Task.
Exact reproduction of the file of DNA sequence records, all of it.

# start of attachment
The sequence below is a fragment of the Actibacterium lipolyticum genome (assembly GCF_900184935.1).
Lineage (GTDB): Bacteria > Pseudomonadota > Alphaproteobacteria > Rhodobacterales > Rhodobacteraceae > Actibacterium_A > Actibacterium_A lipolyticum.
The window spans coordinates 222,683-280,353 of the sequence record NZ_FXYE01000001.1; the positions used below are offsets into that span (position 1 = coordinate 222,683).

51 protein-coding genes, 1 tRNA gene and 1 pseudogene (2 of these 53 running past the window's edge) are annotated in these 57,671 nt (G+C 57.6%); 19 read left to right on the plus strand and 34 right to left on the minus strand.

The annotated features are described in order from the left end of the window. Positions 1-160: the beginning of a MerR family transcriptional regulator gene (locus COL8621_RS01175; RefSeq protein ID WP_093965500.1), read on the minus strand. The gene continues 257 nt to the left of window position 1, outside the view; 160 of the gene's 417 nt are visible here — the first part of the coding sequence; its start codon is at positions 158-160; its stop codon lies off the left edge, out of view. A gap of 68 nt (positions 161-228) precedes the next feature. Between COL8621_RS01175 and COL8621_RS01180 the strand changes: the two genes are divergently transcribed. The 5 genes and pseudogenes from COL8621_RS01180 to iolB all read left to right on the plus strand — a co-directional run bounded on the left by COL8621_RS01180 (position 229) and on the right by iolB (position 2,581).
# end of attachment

The sequence below is a fragment of the Actibacterium lipolyticum genome (assembly GCF_900184935.1).
Lineage (GTDB): Bacteria > Pseudomonadota > Alphaproteobacteria > Rhodobacterales > Rhodobacteraceae > Actibacterium_A > Actibacterium_A lipolyticum.
The window spans coordinates 222,683-280,353 of the sequence record NZ_FXYE01000001.1; the positions used below are offsets into that span (position 1 = coordinate 222,683).

51 protein-coding genes, 1 tRNA gene and 1 pseudogene (2 of these 53 running past the window's edge) are annotated in these 57,671 nt (G+C 57.6%); 19 read left to right on the plus strand and 34 right to left on the minus strand.

The annotated features are described in order from the left end of the window. Positions 1-160: the beginning of a MerR family transcriptional regulator gene (locus COL8621_RS01175; RefSeq protein ID WP_093965500.1), read on the minus strand. The gene continues 257 nt to the left of window position 1, outside the view; 160 of the gene's 417 nt are visible here — the first part of the coding sequence; its start codon is at positions 158-160; its stop codon lies off the left edge, out of view. A gap of 68 nt (positions 161-228) precedes the next feature. Between COL8621_RS01175 and COL8621_RS01180 the strand changes: the two genes are divergently transcribed. The 5 genes and pseudogenes from COL8621_RS01180 to iolB all read left to right on the plus strand — a co-directional run bounded on the left by COL8621_RS01180 (position 229) and on the right by iolB (position 2,581).